A weather system characterized by dry and fair weather patterns.

A pressure map showing a high pressure ridge over the Central U.S. Credit: Weather Bell

High Pressure systems are characterized by subsiding air, which leads to dry and fair weather patterns. High pressure systems can be either warm or cold.  While many high pressure systems are responsible for mild temperatures, some of the coldest temperatures of the winter are often associated with high pressure from continental arctic air masses. High pressure frequently results in strong inversions developing in mountainous areas, which may cause low level stratus clouds to envelop valleys. On a weather map that shows upper level atmospheric pressure, high pressure usually takes the shape of a ridge, or an upside-down U. High pressure ridges often deflect the flow of more active weather, and can cause prolonged periods of dry weather. Although mid-winter high pressure systems often lead to periods of improved snow stability, they also spell trouble for the future because the dry, clear weather promotes weak layer formation, such as depth hoar, near-surface facets, and surface hoar. Some high pressure systems cause spring-like warm spells, which can spur wet avalanche activity.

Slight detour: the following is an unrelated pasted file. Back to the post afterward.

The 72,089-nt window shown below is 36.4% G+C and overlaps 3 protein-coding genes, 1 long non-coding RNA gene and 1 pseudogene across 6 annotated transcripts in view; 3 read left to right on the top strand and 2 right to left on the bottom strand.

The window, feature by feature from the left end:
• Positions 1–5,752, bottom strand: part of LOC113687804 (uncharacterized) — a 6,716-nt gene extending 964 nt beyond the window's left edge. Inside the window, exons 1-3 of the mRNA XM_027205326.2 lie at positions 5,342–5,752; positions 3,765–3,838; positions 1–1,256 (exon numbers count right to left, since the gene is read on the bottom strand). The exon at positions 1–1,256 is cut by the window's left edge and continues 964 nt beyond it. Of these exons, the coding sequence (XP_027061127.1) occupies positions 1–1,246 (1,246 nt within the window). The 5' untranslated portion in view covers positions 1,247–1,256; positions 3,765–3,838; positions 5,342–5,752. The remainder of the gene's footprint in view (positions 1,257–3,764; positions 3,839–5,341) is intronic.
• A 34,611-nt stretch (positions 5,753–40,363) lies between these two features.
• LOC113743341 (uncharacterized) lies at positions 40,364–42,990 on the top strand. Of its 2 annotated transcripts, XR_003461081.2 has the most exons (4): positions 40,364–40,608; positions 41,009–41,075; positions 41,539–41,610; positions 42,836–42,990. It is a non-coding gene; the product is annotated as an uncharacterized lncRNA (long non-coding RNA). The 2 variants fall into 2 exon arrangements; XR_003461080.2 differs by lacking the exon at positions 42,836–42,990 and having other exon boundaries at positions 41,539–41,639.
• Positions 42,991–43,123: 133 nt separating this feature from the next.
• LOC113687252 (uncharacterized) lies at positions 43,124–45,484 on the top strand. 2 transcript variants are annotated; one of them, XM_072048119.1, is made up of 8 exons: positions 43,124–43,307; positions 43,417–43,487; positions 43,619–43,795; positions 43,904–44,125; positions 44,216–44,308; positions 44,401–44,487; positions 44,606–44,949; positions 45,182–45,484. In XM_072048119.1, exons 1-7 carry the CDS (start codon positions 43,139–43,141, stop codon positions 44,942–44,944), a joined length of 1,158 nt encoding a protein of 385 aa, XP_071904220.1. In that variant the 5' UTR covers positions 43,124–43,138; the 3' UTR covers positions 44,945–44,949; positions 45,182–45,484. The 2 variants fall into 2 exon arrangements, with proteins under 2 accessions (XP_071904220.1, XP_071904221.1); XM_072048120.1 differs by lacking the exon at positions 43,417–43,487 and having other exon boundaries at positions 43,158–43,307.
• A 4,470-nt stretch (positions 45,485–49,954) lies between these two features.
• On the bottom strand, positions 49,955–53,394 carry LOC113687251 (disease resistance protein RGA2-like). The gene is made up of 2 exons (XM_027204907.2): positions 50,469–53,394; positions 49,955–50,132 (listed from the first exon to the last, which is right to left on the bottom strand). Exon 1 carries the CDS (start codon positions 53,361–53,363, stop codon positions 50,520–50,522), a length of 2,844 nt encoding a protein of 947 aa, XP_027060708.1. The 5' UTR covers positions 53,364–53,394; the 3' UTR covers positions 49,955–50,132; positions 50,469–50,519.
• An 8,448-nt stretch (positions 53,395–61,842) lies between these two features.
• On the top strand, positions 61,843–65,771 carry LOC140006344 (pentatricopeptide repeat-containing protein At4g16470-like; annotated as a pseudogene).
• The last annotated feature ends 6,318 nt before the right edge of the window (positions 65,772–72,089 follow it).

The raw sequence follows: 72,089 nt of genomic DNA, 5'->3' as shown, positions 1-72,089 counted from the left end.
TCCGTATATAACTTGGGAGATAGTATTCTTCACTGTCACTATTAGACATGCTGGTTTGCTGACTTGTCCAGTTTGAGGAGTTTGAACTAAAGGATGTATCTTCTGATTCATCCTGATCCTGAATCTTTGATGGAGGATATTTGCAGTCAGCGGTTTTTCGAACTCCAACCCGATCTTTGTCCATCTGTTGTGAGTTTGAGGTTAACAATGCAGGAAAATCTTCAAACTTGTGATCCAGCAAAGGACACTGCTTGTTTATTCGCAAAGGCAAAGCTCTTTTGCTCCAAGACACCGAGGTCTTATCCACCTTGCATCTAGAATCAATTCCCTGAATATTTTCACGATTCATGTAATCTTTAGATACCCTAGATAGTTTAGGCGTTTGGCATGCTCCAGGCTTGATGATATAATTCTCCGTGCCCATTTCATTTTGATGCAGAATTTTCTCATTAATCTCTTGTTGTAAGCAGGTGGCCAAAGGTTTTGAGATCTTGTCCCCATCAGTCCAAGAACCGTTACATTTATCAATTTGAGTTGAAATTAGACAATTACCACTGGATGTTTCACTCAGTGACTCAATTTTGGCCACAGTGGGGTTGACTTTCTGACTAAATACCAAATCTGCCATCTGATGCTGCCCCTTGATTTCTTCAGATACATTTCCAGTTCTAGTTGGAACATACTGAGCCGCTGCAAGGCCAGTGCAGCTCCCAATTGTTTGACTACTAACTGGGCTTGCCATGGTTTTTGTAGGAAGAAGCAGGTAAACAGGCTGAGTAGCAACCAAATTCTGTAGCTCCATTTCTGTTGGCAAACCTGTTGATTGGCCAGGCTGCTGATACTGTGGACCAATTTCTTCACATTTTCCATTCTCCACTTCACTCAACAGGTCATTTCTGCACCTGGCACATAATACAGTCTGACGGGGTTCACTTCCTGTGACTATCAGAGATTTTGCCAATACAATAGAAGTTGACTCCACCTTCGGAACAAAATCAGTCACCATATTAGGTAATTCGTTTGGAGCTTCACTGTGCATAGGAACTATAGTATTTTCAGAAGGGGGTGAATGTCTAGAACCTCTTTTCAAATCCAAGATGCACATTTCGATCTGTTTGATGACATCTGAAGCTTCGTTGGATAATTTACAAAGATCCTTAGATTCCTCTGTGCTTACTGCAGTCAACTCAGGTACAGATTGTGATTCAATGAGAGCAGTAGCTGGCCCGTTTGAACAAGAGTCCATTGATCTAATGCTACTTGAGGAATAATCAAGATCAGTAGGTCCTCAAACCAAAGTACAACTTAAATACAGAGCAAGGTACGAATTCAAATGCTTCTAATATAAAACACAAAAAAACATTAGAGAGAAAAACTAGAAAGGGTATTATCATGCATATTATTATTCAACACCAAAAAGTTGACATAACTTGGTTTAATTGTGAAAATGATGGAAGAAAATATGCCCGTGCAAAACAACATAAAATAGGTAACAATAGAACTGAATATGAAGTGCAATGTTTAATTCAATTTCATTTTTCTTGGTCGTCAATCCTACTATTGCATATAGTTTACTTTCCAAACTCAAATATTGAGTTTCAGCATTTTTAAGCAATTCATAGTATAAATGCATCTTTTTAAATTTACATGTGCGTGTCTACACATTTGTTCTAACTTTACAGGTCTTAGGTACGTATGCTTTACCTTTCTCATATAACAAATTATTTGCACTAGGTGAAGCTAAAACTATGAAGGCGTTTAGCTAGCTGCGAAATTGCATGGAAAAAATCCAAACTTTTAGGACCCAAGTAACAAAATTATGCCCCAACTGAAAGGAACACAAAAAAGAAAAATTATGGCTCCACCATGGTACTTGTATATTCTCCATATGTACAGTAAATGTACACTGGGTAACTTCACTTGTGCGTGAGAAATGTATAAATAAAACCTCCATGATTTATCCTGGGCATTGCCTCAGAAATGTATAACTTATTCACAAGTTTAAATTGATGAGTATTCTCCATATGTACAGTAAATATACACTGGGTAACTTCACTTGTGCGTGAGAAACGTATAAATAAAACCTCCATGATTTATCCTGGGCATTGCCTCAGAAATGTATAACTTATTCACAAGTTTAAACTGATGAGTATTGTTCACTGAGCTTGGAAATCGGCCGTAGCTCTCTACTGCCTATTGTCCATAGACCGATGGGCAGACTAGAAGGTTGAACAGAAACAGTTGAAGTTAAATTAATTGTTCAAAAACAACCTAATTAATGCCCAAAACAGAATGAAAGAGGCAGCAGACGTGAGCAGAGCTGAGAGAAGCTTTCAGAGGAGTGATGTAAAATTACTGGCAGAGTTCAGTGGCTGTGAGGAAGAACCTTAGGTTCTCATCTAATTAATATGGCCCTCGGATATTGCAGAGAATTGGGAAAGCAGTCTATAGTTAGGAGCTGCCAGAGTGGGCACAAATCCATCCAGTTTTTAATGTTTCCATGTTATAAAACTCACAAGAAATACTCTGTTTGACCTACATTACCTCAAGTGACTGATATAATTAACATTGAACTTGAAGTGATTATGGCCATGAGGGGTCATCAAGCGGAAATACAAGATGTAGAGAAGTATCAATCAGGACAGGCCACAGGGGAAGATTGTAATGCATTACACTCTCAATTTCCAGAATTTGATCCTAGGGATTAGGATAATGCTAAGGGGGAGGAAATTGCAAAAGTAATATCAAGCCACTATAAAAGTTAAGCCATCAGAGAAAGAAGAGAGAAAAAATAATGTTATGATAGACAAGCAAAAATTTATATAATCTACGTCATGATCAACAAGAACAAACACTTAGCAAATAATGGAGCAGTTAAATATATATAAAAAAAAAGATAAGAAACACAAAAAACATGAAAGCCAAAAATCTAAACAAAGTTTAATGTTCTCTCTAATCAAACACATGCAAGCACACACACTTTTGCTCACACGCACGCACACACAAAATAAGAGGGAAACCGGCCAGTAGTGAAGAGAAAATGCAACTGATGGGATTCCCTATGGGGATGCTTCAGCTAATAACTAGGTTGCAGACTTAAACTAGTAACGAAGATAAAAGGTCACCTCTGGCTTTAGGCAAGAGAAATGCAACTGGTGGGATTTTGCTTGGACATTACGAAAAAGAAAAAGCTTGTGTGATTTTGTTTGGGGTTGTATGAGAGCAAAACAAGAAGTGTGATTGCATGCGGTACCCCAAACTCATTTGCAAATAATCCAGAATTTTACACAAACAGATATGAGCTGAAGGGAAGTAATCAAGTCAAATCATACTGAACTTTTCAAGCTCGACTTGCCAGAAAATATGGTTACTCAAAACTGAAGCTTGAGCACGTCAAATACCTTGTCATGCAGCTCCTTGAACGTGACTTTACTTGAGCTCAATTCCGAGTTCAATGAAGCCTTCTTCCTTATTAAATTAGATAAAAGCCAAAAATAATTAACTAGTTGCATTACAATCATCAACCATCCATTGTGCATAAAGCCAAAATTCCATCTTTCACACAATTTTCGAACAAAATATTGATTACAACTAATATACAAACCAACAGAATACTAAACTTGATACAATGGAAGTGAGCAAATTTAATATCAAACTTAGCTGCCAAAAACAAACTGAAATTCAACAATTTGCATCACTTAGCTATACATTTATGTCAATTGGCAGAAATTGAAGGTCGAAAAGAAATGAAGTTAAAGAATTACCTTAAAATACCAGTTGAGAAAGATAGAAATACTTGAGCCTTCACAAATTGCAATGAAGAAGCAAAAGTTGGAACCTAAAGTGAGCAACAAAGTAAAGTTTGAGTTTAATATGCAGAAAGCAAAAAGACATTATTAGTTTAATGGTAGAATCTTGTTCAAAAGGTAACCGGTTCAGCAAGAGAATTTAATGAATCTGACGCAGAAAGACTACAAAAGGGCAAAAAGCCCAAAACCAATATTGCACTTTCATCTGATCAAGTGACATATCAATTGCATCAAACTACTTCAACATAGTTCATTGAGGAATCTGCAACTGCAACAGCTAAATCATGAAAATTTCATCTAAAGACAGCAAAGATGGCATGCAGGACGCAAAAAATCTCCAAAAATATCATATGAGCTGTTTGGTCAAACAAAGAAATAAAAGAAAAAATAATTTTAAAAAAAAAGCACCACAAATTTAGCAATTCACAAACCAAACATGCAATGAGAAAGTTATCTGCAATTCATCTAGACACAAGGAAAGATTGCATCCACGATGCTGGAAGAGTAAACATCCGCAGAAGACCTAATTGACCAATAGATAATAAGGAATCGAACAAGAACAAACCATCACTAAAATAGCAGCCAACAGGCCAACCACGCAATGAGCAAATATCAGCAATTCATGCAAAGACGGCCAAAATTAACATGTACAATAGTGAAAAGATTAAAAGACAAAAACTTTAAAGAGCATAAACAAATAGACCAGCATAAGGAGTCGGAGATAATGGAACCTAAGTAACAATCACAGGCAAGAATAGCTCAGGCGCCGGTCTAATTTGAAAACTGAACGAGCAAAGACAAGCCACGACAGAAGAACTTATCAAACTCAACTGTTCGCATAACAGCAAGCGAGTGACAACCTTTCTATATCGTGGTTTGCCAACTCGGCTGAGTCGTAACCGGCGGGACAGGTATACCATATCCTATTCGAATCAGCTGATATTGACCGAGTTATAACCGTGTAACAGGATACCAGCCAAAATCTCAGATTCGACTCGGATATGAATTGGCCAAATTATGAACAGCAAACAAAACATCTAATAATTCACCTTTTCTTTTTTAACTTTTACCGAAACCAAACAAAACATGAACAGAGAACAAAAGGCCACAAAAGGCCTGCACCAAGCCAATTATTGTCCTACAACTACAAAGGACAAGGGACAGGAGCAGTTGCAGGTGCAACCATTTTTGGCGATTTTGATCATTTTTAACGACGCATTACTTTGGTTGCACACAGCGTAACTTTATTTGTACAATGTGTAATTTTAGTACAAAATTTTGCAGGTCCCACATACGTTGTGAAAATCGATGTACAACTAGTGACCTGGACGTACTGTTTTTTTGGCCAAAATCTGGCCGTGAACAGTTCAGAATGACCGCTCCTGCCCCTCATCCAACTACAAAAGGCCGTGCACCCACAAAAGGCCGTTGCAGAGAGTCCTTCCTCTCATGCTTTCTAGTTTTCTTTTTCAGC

High pressure is caused by subsiding air, which leads to relatively warm, dry, and fair weather. In contrast, low pressure causes rising air, which leads to cool, wet, and unsettled weather. Credit: Pearson Prentice Hall, Inc.

Mid-winter high pressure systems produce clear skies, sometimes with low level stratus clouds caused by valley inversions. These weather conditions are ideal for surface hoar and near-surface facet development.

Stagnant high pressure systems block active weather patterns.  The mild, dry weather associated with high pressure is situated under the ridge on a pressure map. This particular blocking pattern is called an Omega Block.   Credit: Open Snow.

Another common blocking system during winter is the Rex Block. This poleward high pressure system will deflect storms away from much of the Mountain West. Credit: Open Snow